Rea­sons be­hind China’ s in­fat­u­a­tion with food pro­grams

Global Times – Metro Shanghai - - FRONT PAGE - By Huang Yi­ran

Eat­ing alone used to be a sad story, but with the pros­per­ity of on­line videos and dra­mas, it is not the case any­more. Dur­ing meal times, more and more young peo­ple open their cell­phones, choose a fa­vorite show, and eat while staring at the glow­ing screen and burst into laugh­ter now and then.

Li Yu­jia, a 19-year-old stu­dent study­ing at the Univer­sity of In­ter­na­tional Busi­ness and Eco­nom­ics in Bei­jing, is one of them. A foodie and a video lover, she is happy to eat while watch­ing food pro­grams on her lap­top or cell­phone. A show she has been re­cently watch­ing is about two Chi­nese girls trav­el­ing around Ja­pan to find del­i­cacy, and the re­cent episode of the show has been viewed more than 26,000 times on China’s top mi­croblog plat­form Sina Weibo.

“I love Ja­pan and Ja­panese food, and the show con­tains rich con­tent rang­ing from se­lect­ing and pur­chas­ing raw ma­te­ri­als for cook­ing in a high­end restau­rant. In ad­di­tion, through elab­o­rate shoot­ing, the food looks more at­trac­tive,” Li told Metropoli­tan about the rea­son she loves the show.

Be­sides this show, she also watched many on­line food pro­grams.

“I found that if I don’t eat some­thing when watch­ing these shows, I will end up feel­ing very hun­gry. So I pre­fer to watch them dur­ing meals,” she said.

For Wang Keyi, a 26-year-old woman work­ing in a mu­sic com­pany in Shang­hai, watch­ing an episode of an on­line drama or pro­gram proves re­lax­ing dur­ing lunch time. Re­cently she fell in love with the hot broad­cast Chi­nese food doc­u­men­tary Once Upon a Bite, and usu­ally watches it in bed be­fore she goes to sleep.

“I tried to watch it dur­ing lunch, but there are so many things I don’t want to ig­nore, so I found my­self rewind­ing the show all the time,” Wang said. “How­ever, it’s a tor­ture for a foodie like me to watch it at night be­cause I’ll feel starv­ing with noth­ing to eat. Then I can­not help open­ing some food de­liv­ery app or on­line shop­ping plat­forms like Taobao.”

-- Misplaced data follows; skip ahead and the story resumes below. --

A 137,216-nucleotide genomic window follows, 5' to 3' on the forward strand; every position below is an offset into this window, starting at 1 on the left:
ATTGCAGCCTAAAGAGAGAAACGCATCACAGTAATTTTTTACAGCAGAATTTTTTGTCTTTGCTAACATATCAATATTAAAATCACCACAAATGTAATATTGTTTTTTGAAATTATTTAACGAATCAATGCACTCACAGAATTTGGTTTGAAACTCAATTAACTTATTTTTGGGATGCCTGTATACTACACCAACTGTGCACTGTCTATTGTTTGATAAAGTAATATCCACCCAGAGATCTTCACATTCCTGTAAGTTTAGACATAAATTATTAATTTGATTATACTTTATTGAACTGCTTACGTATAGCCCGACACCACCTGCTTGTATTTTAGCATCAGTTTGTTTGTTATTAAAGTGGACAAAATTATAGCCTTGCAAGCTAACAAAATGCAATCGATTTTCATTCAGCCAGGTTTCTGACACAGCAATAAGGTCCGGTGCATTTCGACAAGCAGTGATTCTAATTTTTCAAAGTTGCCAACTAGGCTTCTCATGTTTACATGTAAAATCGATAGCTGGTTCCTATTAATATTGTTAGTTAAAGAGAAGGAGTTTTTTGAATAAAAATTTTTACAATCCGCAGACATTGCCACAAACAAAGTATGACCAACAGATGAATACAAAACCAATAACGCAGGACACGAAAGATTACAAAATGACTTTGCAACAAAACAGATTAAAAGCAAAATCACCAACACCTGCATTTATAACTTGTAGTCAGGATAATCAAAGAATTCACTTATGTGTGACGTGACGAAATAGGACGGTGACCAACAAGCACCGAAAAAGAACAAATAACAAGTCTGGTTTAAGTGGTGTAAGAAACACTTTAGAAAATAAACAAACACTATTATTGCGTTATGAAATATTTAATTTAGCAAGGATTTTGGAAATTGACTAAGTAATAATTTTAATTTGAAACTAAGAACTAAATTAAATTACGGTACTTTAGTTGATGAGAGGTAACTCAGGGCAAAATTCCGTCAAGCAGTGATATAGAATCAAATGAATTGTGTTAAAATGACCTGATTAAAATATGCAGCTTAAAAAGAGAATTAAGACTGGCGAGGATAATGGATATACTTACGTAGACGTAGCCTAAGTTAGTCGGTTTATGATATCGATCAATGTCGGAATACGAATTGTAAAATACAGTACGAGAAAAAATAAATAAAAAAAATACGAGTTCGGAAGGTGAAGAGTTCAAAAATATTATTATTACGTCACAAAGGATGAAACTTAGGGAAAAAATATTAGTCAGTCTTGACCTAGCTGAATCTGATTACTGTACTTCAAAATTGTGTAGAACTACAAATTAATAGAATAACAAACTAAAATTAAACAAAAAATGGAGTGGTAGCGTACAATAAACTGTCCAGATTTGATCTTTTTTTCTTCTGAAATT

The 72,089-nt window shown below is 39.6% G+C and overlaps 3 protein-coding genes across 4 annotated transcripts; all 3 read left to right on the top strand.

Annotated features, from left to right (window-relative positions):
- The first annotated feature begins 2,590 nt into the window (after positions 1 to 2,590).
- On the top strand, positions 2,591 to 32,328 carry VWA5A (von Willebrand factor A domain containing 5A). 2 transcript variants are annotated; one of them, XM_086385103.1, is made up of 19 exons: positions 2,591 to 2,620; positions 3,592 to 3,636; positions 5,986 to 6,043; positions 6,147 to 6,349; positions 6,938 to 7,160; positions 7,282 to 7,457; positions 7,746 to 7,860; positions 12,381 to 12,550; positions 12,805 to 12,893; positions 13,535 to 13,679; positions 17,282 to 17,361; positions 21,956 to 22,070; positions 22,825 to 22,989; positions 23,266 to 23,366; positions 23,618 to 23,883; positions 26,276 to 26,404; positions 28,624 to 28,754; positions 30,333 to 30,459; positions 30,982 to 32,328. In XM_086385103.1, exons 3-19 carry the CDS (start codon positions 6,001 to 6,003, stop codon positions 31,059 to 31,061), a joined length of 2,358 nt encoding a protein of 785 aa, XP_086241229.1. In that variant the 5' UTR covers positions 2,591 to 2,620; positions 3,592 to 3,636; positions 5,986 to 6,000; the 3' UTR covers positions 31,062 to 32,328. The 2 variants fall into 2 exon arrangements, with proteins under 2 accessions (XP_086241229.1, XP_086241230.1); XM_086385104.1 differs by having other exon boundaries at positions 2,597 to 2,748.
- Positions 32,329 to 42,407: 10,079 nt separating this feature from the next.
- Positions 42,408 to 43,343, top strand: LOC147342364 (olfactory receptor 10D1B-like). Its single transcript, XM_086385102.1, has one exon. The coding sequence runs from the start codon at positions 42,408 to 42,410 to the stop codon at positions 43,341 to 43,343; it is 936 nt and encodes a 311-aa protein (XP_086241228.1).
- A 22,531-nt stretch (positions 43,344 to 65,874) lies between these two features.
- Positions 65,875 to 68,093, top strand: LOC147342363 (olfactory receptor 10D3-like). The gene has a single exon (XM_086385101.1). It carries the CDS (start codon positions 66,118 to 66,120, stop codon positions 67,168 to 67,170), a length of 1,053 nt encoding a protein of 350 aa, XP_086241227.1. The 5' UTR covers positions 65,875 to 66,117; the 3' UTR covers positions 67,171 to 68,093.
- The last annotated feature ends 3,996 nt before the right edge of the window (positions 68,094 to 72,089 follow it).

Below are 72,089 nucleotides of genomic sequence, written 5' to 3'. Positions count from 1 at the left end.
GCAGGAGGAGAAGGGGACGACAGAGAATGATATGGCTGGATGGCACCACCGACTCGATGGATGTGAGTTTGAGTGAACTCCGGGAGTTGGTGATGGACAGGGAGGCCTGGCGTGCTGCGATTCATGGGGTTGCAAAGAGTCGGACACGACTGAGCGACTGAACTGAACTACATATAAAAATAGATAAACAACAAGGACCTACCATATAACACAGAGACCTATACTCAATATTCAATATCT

She’s got a point. Peo­ple’s pas­sion for food pro­grams or cook­ing shows can quickly trans­form into sales vol­ume for on­line stores. Con­sider A Bite of

China 3, for ex­am­ple. Af­ter the episode in­tro­duced a hand­made iron pot from Zhangqiu, a small district in China’s Ji’nan, Shan­dong Prov­ince, all the pots on Taobao were quickly sold out in one night, and cus­tomers who want to get a hand­made Zhangqiu pot have to wait for sev­eral months or even a year, En­ter­tain­ment In­dus­try, a We Me­dia fo­cus­ing on en­ter­tain­ment in­dus­try, re­ported on Novem­ber 1.

The same thing hap­pened dur­ing the de­but of Once Upon A Bite. Af­ter its first episode was broad­casted on both TV and the in­ter­net, many on­line shops on Taobao be­gan to sell the same food ap­pear­ing in the doc­u­men­tary: ham from East China’s An­hui Prov­ince, smoked horse meat from the Xin­jiang Uyghur Au­ton­o­mous Re­gion, and the crab roe sauce from Suzhou, Jiangsu Prov­ince. Many on­line shops have sold vol­umes of more than 1,000.

“It’s not un­ex­pected,” said Adrien

Ni­clot from France, who has been liv­ing in Bei­jing for seven years and is a huge fan of Chi­nese food.

“China and France share the same craze for food. We both love cook­ing and eat­ing, and we have a long cater­ing cul­ture his­tory. So peo­ple must be very fas­ci­nated by food and re­lated pro­grams.”

“In France, we also have food re­al­ity shows, like Masterchef and Top Chef. Or­di­nary peo­ple can cook like a mas­ter chef, and then they com­pete in the show. It’s both a com­pe­ti­tion and en­ter­tain­ment,” Ni­clot said.

Irina Korov­ina from Rus­sia also loves Chi­nese food pro­grams very much. She watched a re­al­ity show with friends, in which some Chi­nese stars cooked seafood and crabs. “My Chi­nese friend rec­om­mended [the show] to me, and I was at­tracted to it at first sight. They cooked the seafood dif­fer­ently from us, but I was fas­ci­nated by the lively at­mos­phere, and the dish they

made looked very de­li­cious too," said Korov­ina.

Ex­quis­ite pic­tures, fin­ger-lick­ing food and cuisines, abun­dant cul­ture and touch­ing sto­ries, and the par­tic­i­pa­tion of stars – are the el­e­ments that make food pro­grams a per­fect meal com­pan­ion for younger Chi­nese peo­ple, even when they are far away from home.

“Af­ter I left China and started my life in the Nether­lands, I found my­self al­ways watch­ing A Bite of China dur­ing sup­per,” said Yang Man­ling, a stu­dent study­ing in­ter­na­tional po­lit­i­cal econ­omy in the Nether­lands.

She added that she has only been liv­ing there for two months and she has al­ready missed the home fla­vor of China.

“For me, Chi­nese fla­vors are like the com­fort zone that gives me a sense of safety,” Yang said. “Liv­ing in a for­eign city, I want to find some­thing fa­mil­iar and com­fort­ing. For me, that is food.”

Photo: Li Hao/GT

In­creas­ing Chi­nese mil­len­ni­als feed lone­li­ness through food pro­grams.

Photo: VCG

Many young peo­ple see watch­ing food pro­grams as com­fort­ing and a way to re­lax.

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